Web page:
Bolden recorded with Getz for the Roost label in 1950-1, and was a member of Gerry Mulligan's 10-piece band in 1951, and also worked with Howard McGhee, Horace Silver, Teddy Charles, George Shearing, Duke Jordan, Wes Montgomery, Cannonball Adderley, Henri Renaud, Coleman Hawkins, Zoot Sims, Al Cohn, J. J. Johnson, Jackie McLean, and the vocal trio of Lambert, Hendricks and Ross, among others.

According to the New Grove Dictionary of Jazz, Bolden gave up performing in the early 60s until the mid 70s, but became the director of music for Project Create in Harlem between 1973-75, and also worked on the Jazzmobile.

By the time Bolden came back onto the scene in the mid seventies, jazz had changed considerably – but evidently he had not. The fledging Nemperor label, distributed at the time by CBS and whose biggest star was Return To Forever bassist Stanley Clarke, put out Bolden’s one and only solo LP.

Bolden went onto work with Billy Mitchell, Sam Most, Harold Mabern, Al Cohn, Junior Mance, Earl Coleman and Walter Bishop and toured with both Jon Hendricks and Annie Ross in the late nineties. Bolden then died of cancer on February 7, 2002.

For his one and only record, Bolden and co-producer and fellow drummer Grady Tate assembled a seemingly exemplary cast of musicians including George Coleman on tenor sax, Virgil Jones and Danny Moore on trumpet, Roland Prince on guitar and, most notably, pianist Harold Mabern (who had previously worked with Bolden on Frank Strozier’s 1976 Trident album Dance, Dance). The straight-ahead ensemble is fitted out with the little-known Wilbert Dyer on alto sax, Mario Rivera (who would join Coleman and Mabern on Coleman’s Big George) on baritone sax and (keyboardist?) Arthur Jenkins on percussion.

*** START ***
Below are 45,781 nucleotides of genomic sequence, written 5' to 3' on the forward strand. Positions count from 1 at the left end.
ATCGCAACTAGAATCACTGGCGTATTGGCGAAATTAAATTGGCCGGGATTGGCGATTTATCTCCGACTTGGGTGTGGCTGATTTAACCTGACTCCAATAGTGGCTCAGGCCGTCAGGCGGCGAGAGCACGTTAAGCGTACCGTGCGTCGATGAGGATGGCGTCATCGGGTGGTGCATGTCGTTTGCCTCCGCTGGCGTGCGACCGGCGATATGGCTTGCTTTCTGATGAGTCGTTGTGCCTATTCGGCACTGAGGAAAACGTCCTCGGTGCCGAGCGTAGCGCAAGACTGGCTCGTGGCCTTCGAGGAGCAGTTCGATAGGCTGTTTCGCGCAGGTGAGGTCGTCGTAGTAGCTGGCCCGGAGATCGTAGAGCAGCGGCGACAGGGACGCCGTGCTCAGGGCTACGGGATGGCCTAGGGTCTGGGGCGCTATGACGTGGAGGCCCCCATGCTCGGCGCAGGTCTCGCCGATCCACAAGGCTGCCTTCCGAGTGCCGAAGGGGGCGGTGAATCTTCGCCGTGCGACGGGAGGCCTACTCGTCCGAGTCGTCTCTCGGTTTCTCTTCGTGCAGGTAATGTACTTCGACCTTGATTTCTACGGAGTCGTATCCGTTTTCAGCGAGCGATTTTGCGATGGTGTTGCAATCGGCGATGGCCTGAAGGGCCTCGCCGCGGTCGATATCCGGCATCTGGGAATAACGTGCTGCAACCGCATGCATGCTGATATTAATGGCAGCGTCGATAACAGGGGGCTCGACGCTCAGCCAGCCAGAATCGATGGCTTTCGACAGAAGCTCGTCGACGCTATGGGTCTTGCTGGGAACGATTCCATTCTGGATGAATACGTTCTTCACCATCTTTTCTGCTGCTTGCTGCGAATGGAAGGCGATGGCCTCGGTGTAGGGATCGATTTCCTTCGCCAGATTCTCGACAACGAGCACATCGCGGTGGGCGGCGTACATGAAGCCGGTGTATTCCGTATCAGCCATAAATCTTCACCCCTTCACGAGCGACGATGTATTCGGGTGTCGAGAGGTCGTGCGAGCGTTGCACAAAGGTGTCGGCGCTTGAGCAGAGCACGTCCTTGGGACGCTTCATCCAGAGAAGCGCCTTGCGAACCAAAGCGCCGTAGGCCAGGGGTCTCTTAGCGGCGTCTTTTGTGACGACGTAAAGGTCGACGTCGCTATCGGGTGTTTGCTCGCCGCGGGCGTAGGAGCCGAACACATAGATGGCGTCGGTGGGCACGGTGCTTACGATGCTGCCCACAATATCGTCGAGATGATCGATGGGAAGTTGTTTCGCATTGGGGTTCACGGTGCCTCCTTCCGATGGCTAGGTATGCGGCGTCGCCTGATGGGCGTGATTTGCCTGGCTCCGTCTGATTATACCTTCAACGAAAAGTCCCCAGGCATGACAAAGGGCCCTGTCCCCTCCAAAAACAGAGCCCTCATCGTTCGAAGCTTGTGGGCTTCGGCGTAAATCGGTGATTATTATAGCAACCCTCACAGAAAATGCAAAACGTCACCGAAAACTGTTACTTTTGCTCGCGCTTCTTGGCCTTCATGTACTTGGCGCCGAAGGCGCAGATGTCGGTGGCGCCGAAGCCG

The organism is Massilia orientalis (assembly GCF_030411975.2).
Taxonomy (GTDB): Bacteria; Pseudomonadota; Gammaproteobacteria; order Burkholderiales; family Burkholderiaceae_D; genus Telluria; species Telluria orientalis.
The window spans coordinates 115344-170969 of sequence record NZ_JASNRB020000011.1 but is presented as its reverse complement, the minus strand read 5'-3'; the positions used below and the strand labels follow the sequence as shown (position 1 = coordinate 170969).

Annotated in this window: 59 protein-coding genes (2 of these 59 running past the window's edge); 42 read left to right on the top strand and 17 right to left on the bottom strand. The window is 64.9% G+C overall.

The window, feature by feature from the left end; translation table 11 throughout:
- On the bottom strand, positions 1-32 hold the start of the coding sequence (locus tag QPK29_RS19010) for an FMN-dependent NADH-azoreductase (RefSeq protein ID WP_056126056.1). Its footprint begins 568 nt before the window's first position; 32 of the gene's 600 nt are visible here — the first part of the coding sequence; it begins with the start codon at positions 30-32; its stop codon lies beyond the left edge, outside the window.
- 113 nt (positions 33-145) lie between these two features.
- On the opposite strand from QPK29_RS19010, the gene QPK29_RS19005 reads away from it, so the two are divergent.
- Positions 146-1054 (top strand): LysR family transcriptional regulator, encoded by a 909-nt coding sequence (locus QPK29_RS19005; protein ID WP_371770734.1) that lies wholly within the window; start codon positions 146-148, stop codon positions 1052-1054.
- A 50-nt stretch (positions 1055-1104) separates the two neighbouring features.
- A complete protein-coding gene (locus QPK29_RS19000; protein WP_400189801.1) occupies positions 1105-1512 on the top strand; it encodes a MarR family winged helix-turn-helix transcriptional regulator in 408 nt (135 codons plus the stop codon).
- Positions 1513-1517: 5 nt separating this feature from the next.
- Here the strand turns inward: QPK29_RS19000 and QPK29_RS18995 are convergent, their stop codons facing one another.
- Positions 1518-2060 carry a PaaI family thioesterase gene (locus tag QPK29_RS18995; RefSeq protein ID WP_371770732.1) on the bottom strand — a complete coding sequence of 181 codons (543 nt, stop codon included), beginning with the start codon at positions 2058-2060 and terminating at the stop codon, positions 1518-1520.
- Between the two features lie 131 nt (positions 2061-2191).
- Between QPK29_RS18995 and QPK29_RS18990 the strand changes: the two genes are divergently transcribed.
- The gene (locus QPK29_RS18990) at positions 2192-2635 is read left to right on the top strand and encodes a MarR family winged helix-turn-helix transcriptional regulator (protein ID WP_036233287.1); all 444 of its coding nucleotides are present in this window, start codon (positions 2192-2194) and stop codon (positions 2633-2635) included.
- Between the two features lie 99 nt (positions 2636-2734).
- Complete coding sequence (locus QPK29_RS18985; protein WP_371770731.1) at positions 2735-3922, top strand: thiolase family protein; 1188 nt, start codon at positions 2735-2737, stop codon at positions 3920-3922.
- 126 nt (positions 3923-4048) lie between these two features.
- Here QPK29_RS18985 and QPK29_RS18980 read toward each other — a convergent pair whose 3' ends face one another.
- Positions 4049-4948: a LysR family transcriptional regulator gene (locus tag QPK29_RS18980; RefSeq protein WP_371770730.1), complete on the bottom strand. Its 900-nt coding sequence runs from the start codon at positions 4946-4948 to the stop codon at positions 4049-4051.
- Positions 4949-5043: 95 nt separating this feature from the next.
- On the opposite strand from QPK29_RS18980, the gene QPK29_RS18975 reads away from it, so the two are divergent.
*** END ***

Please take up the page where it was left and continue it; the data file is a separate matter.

It’s a little overstaffed to be sure, particularly for one of the few straight-ahead jazz dates that appeared on a semi-major label in 1978. But it’s clear that the two drummer/producers (Tate does not participate in the music here) were testing the waters for an Art Blakey sort of hard-bop redux. (Speaking of waters, the cover pictures Bolden walking on water for some reason.) The goal is to seemingly update the Blue Note formula of the mid sixties, something the music had drifted far from at this point (Blue Note was as good as dead at the time). It’s not a bad idea. It’s just not all that necessary.

Bolden contributes four of the seven originals, with Dyer contributing two pieces (“Just For You,” “When Spring Comes Again”) and the resplendent Mabern contributing his lovely “I Remember Britt,” which Mabern first performed with Lee Morgan in 1970 and then, most movingly, with tenor saxophonist Eric Alexander on 1998’s Heavy Hitters.

Starting off with “Red Snapper,” this is the sort of mid-sixties boogaloo throwback that could be found leading off any of the Lee Morgan or Hank Mobley records of the period. Coleman, Jones and Mabern all solo superbly over the rather unremarkable changes, but it just seems to hang in the balance before the rest of the album unspools.

Highlights include “Street Singer,” a post-bop update with Roland Prince’s rock-ish guitar suggesting new dimensions, had anyone cared to take this line of inquiry any further. “Deep in the Hat” serves up an appealing Bobby Timmons/Horace Silver funk-bop line with commanding solos by Coleman, Prince, Dyer and Mabern. Even the curious tick-tock arrangement of “I Remember Britt” (probably by the composer himself) doesn’t do much to undermine the melancholy wonder of this lovely tune. The rest of the program, though expertly helmed by the participants, is just ok. Nice, just not particularly notable.

As a drummer, Bolden proves his mettle with musical subtlety rather more specially than the bombast so many drummer/leaders feel compelled to express on their dates – particularly first dates. Bolden is all about supporting the melody, which may suggest why this was the only “leader” album Bolden was ever permitted. If drummers aren’t arsonists, they apparently don’t register.